Friday, 15 June 2007

The Jaeckels' bakery

Nowadays, there is a lot of mystique surrounding the making of bread. Perhaps it is because bread making has diverged in two directions. The first is the commercial mass production route where bread is made as quickly as possible and additives used to increase its shelf life and ease of transportation. The other direction in which bread making has gone has been that of the artisan fanatic. This fan might start by grinding their own flour, mixing it with a secret sourdough starter, taking the time required to make the perfect hand-made loaf. Having said there are two directions, of course there are other options within this range. Some people love the ease of the bread maker, which parallels commercial bread making – using a kit, aiming for speed, but making fresh bread at home. There are artisanal shops producing careful loaves, but this is the domain of the metropolis and the affluent. And there are speciality bakers, making semi-artisanal loaves in an adaptation of mass production.

Bread-making in the nineteenth century would not have been so complicated. It was Germany, so Michael and Anders would have made rye bread, as well as an everyday loaf. If you are making bread day in and day out, then it is hard to isolate the individual processes. It is more of a continuous cycle of changes to the flour and yeast.

The Jaeckels bought flour from a miller on the outskirts of Marburg. They had a well-ventilated storeroom at the back of the shop acroos a small courtyard but only held about a week’s supply in there. The bakery was simply laid out. The back of the main room was filled by the brick oven in which a fire always burnt. Reliable daily baking required that the heat be maintained in the mass of the stove, with only a small intense firing to raise the temperature in the baking cavity immediately before the loaves were put in. And the loaves needed the steady warmth for rising.

Customers wanted their bread fresh first thing in the morning. After the morning rush of customers, Michael would mix their starter that they kept in the coolness of the well with fresh flour and yeast. Initial mixing was done in troughs under the shade of an awning in the courtyard because the dough needed to be kept cool until they were ready to make the bread. After making this first batch of dough, the men went to bed for a quick nap then were up to complete the rest of their day.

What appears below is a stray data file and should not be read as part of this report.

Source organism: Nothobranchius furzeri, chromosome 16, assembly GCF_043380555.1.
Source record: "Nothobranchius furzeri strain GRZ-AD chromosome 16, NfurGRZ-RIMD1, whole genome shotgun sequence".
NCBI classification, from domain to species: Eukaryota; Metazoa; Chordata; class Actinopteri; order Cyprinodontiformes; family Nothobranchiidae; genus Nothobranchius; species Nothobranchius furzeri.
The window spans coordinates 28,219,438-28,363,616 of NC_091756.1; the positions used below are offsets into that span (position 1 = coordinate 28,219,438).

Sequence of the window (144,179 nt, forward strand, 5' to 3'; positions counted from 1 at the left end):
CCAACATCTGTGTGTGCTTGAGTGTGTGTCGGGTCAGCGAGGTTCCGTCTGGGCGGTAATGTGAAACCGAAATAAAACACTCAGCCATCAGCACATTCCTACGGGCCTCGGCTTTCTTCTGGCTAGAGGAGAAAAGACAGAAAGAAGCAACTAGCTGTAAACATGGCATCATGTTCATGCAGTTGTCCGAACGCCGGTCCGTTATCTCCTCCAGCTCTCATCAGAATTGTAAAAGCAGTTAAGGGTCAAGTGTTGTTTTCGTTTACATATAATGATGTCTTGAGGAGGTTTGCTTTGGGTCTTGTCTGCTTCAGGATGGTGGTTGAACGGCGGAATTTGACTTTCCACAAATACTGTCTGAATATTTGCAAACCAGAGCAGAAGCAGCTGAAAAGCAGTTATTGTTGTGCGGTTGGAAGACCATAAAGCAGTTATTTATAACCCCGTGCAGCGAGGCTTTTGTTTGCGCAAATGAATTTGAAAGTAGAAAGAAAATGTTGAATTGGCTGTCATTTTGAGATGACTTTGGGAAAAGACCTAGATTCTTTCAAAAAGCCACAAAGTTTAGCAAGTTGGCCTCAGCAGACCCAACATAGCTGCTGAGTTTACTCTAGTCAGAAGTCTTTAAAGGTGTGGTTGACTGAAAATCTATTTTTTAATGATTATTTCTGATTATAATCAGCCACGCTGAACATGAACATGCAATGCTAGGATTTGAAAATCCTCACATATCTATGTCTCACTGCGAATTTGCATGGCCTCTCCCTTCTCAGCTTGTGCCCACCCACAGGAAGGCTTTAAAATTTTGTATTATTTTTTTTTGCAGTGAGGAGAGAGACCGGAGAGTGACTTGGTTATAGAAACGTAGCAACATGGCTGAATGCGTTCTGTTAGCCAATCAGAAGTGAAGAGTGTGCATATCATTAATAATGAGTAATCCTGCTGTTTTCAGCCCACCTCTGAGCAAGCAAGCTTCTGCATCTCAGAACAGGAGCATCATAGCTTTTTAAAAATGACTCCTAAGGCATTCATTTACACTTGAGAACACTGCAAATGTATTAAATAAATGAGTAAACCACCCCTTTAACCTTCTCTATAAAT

Michael and Anders were in bed by five o’clock after an early meal so that they could get up at one in the morning to start the bread. The cool first batch of dough would be mixed with fresh flour, yeast, salt and water. This time the mixing was done in the warm workroom in the shop. After working the bread in huge troughs with long wooden paddles, the dough was left to rest for an hour. The dough was briefly worked again, and rested for another hour then after turning, another half hour rest. The dough was then turned out onto a long bench, cut and weighed, shaped into balls and placed into baskets lined with floured linen. Almost two hours later, the loaves were tipped onto a wooden peel, slashed and baked in the oven until dark brown. Some of the uncooked dough was kept back to start the next batch of bread. Family bakeries had starters that had been continuously in use for years.

This was sturdy, chewy bread that was produced. For festivals and other occasions, the bread was formed into different shapes, perhaps braids or coronets, but the everyday loaf was circular, solid and dark brown.

Making bread was hard physical work in difficult conditions. Michael was a solid bulk of a man and Anders was quickly developing similar broad shoulders and chest. Seeing customers was their main social contact as they kept very different hours to most of the townspeople. They were friendly, but too busy to be involved in too many things. Their family was their mainstay and their primary social group.

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